So shall we get started cooking?
Here are a few ideas of niche products that can be easily prepared and packed in your own kitchen.
Get fruits and sugar and start cooking away. It is so simple to make home-made marmalade and it would fill a gap in many African supermarkets where you often get no marmalade or (sorry, no offense) awfully tasting and expensive imports. You may not get strawberries all the time, so you can also cook Mango marmalade, or try out other locally available fruits. The Internet is full of recipes, but running your own tests and tasting is important for perfection. You could also market it to hotel chains, as they usually offer a European breakfast with bread and marmalade.
2) Ready-Made Cake Mix
Many African women don’t know how to bake Western style cakes or do not have the confidence or time. Why don’t you offer delicious ready made cake mixtures? Your customers just need to add eggs and milk and the cake is ready to go into the oven. You could also produce pan-cake mixtures – French or American style; kids would love it! I know for a fact, because I baked them regularly when I lived in Eritrea and my pancakes always were the hit with the whole family.
3) Peanut Butter
It may be available a bit wider, so not ideal for each market. But it is one of the simplest food to make. You basically just need a mixing machine, throw the peanuts in and go! 3 Minutes later you got your peanut butter. Now think about how to sell it as something unique. Why not add a few special ingredients and sell it as ‘Original American Peanut Butter’ with the American flag on it. I know, this may not be to everyone’s taste, hey it’s made in Africa, and I hope you got my point: ‘Stand out” in your local market, don’t blend in!
It is so simple to make your own pasta dough. Just make some dried tomato & herbs or spinach & cheese mixture, fill up the small squares, and produce the tortellini shape. Tortellini are hardly available across Africa – yet so delicious and certainly popular with many people.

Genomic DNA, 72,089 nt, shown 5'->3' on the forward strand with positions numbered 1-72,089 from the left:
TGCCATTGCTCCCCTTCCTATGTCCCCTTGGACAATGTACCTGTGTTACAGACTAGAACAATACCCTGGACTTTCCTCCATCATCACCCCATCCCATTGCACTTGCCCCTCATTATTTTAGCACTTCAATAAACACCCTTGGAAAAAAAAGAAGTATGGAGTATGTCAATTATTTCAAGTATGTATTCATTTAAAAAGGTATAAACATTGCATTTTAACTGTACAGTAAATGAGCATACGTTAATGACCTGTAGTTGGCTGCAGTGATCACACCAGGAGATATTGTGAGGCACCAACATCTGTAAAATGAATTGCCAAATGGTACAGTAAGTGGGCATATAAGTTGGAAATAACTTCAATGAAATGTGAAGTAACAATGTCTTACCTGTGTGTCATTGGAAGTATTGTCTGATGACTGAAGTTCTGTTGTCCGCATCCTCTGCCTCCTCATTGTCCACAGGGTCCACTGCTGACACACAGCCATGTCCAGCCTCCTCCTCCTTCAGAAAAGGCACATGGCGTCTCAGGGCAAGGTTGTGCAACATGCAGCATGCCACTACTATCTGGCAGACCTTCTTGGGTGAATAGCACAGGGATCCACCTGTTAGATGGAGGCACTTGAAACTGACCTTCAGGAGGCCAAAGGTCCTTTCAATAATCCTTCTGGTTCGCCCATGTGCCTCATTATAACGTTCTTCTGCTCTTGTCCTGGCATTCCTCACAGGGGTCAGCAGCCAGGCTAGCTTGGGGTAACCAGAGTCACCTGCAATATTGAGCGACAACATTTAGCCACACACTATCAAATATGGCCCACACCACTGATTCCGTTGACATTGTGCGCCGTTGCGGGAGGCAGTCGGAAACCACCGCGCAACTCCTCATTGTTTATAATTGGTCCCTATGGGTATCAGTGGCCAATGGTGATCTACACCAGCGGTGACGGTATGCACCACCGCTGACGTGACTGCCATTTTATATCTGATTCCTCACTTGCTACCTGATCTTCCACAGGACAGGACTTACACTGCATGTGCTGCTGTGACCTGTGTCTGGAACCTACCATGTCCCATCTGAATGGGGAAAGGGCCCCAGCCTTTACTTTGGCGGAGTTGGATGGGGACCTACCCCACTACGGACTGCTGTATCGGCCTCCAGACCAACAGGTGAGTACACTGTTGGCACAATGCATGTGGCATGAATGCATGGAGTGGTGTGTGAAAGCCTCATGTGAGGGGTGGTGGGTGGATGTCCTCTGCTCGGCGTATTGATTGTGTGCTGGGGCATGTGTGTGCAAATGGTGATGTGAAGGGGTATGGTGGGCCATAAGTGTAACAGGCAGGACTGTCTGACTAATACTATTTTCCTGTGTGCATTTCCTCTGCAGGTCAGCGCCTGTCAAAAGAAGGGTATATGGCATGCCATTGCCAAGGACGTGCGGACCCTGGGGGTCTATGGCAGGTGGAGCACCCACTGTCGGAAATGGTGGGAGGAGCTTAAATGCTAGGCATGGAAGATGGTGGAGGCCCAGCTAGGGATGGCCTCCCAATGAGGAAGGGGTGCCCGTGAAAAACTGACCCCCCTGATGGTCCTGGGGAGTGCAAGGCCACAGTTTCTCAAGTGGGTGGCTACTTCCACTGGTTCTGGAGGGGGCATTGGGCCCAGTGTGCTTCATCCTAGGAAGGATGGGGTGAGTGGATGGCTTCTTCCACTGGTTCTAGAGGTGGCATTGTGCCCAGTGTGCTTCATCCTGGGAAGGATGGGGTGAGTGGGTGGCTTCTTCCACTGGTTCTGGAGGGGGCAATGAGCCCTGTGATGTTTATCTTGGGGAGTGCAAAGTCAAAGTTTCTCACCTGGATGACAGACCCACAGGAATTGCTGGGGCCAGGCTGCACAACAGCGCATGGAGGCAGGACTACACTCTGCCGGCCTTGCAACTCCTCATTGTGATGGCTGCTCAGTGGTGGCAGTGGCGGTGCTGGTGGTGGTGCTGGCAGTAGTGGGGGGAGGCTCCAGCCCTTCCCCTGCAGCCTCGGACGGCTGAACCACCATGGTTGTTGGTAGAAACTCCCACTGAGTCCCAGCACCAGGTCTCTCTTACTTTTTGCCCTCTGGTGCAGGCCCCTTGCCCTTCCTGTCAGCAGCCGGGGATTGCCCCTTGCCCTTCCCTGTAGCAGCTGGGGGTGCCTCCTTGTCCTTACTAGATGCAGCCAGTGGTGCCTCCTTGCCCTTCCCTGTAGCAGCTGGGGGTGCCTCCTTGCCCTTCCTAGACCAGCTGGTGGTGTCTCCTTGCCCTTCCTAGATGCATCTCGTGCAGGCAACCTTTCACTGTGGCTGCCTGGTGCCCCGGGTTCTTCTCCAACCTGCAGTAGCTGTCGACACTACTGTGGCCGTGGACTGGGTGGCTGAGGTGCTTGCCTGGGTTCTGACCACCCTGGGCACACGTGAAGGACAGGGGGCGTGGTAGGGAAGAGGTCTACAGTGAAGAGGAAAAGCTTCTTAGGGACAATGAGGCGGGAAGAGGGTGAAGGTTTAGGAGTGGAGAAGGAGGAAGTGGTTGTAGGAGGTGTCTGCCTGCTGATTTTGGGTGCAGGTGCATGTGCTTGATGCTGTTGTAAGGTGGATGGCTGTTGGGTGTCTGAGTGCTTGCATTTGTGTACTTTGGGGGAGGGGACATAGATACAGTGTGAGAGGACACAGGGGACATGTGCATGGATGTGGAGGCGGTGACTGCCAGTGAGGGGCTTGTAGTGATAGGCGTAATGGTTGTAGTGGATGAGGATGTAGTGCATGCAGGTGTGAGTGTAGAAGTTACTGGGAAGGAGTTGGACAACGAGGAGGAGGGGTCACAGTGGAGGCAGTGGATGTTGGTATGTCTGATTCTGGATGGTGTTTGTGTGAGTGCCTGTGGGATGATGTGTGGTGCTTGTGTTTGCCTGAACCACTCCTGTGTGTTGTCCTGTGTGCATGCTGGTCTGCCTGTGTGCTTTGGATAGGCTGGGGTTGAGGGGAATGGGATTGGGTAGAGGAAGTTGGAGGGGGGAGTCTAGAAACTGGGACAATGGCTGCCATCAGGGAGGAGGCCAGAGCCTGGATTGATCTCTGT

5) Fish fingers
Fish fingers are one of the top food choices of children in the West and I think they would go down well with the city children in Africa’s middle class. Fish farming is becoming big business in some African countries – yet fish fingers are not to be found a lot. You just need to cut the fish into the right finger-sizes and coat them with breadcrumbs. Ready to freeze.
Of course there are certain health-& safety standards to look out for and you need to inform yourself how to seal or store certain foods so they are safe and have a longer shelve-life. But you will be able to find plenty of information in this regard online.
The ideas for starting a simple food processing business in your kitchen for Africa’s market is endless. And I would stick with somewhat rare niches….sushi, mayonnaise, musli mixture, lasagne sheets…. you name it.
If you choose the right products for your local market, you can start on a shoe string budget and possibly even diversify your product range as you go along. If you then get onto various platforms, such as local food expos, to increase your visibility and you market efficiently you can grow your humble start into a very lucrative business that can change your life around.
I only say: Reggae -Reggae-Sauce-style.
Now, do you think it can be done? Feel free to leave your comments below.
(Cover photo credit: signatureresidencesworldwide.com)
And still. Let’s be defined what dosage in this case approaches most of all. There can be it cialis 20mg or something another. To me I think it isn’t necessary to choose for you necessary. Think. Perhaps suits you cialis 20 mg It is much better.